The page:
Have you seen the Ticks? The Ticks -Julia Randall, Emma Levy, and Sue LaVallee -are an extremely personable girl rock combo (if you don’t count perpetual male drummer Sam Wood, who just got off probation and plays like it, and by that I mean, LOUD.) (Not unlike his dad, Steve “Woo-Woo” Wood, known far and wide as perhaps the hardest rocking Cape Codder in history.) Anyway, with this one exception, the Ticks are way cute, not to mention colorfully and cunningly clothed and coifed in seething, twisted, poolside agreeability. And I really shouldn’t be writing about any of these people because I know them all too well.
Which brings me back to International Pen Pal, who I’ve only met once or twice, and thus can at least consider trashing. Or at least could, if the lead singer wasn’t a friend of my nephew’s. I will say that the four-song EP I heard didn’t really get me much until the last song, an uncredited home tape called “Barbara Spinelli”, which I thought was fairly hilarious and enjoyed quite a bit. Dammit, now I have to listen to the whole thing all over again.
I might not bother, except they’re also from Providence, home of Lightning Bolt and the Eyesores (who are also friends of my nephew’s.) Some of these bands are very original and playful, perhaps even innovative, and if the whole scene somehow takes off, it may someday come to be known as the “Providence Sound”, or, better yet, the “Friends of Kelp’s Nephew Dudley’s Sound.”
OK, so, what the hell, I’ll listen again.
Hmmm. Well, it does sound better than the first time. First song’s kind of interesting -OK changes, some nice lines -not terrible, even! Second song still bothers me: there’s a ferociously recorded, not particularly well-played bell part that pretty much sabotages the rest, and the bits which you do happen to catch don’t sound too zesty. But I still like that last one quite well, and -surprise! -#3 turns out to be rather lovely and somewhat rockin’ as well. Hmmm.
Singer Pat Healey is of the glamorous Eben Portnoy School of Righteous Vocalizing; he has the indie sound, as if he were Jeff Tweedy’s raspless, geeky little brother. (It’s worth pointing out that Wilco’s leader in turn sounds like Paul Westerberg’s geeky little brother -where will it end?) Healey’s lyrics are best when he goes out on a limb, which he does frequently; unfortunately, they’re also worst then, too.
The main thing is, they’re at least using their heads and trying to do things differently, make something new. We’re finally getting beyond the point where musicians could realistically do it for the money, so weeding out those guys should work out to everyone’s advantage. There’s even the possibility we might start to see less slick, imitative, posturing crap, and things might actually get interesting again.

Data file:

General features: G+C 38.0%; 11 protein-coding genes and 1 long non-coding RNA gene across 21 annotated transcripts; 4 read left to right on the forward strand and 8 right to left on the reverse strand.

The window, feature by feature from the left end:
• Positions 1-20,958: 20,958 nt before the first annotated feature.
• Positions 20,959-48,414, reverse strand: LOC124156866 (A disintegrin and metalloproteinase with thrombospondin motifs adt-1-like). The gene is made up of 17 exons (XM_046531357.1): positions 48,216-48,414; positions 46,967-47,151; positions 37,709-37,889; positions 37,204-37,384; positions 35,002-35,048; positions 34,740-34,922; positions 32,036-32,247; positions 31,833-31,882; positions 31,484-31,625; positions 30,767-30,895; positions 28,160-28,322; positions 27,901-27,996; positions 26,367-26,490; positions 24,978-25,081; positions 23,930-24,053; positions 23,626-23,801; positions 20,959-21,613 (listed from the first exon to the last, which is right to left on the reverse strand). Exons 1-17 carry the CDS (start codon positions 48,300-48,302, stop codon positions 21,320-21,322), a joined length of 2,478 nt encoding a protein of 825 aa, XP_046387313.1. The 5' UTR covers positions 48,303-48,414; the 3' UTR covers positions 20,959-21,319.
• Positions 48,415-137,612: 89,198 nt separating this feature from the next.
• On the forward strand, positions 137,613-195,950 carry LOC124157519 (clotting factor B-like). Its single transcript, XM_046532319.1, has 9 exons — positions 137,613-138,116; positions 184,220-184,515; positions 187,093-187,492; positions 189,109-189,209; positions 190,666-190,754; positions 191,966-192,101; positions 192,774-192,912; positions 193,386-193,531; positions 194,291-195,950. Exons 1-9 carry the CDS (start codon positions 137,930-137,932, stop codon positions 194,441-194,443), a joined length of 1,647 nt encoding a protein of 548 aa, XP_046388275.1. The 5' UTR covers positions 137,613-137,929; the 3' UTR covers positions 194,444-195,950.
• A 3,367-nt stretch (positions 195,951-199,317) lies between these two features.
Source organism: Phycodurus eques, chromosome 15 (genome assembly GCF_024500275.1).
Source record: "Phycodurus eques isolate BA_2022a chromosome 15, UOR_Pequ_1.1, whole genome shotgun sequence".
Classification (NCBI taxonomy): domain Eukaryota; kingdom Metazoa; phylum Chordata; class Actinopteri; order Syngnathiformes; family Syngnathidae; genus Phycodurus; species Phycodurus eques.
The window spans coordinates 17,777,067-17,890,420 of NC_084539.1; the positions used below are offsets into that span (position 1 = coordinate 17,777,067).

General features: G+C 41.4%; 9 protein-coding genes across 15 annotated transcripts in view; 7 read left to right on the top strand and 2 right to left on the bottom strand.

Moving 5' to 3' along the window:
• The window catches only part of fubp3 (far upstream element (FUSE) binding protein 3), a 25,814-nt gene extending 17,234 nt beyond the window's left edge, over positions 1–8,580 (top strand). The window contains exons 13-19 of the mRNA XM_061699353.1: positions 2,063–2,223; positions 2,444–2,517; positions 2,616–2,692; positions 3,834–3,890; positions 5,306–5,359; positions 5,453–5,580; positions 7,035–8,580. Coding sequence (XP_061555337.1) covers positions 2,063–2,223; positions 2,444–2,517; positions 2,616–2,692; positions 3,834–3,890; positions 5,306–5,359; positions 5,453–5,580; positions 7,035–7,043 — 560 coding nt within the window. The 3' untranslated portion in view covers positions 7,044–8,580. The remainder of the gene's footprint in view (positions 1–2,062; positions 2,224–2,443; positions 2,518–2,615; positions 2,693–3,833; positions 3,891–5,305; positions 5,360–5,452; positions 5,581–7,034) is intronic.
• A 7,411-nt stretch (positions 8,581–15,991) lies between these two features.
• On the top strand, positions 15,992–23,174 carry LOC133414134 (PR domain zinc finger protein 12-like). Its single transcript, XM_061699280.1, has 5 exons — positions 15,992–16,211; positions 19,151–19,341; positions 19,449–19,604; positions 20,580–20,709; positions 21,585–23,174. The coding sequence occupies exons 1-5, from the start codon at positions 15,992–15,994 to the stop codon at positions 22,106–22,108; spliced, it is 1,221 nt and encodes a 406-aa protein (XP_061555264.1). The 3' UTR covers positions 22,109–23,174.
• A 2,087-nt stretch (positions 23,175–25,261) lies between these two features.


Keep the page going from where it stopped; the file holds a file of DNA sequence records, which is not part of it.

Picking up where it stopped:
In fact, they already have.
In my opinion, music is actually getting better -it’s a miracle! I know it’s more my job to tell you how much more dreary and tiresome everything is now than it used to be, but I am forced to admit there’s actually signs of hope. I mean, I can’t remember ever writing at the end of a year that things actually improved; but there it is, shameful, but arguably true!
This may partly be the effect of the damn internet, and the playing field evening out -which surprised us all by totally sucking at first, but now is providing some actual perks, increased diversity being one. People have to work harder to find the good stuff because there’s so much garbage to sift through, but it’s all free, and you don’t even have to leave to leave your house to get it (although you still might have to to understand it.) Younger musicians are more and more all over the map stylistically, and they seem increasingly far-flung; yay!
Which means you end up with strange new bands like the Eyesores, who provide a bracing alternative take on the moody tango music of Astor Piazzolla. Certainly, their instrumentation, which includes viola, accordion, string bass, radio, and, at a recent live show, even a little french horn, is part of the fun; but the arrangements and vocals also manage to surprise consistently.
Again, they’re young, and some of the edges are a bit rough -for instance, they usually seem to be better off without their drummer, who’s not terrible, but you don’t miss him when he’s not there, and sometimes you wish you were missing him when he is. Still, they’re already breaking some intriguing new ground, and I recommend their latest release, “Bent at the Waist” (on the Handsome label, probably most reachable through www.handsomerecords.com), to anyone looking for a break from the same old same old.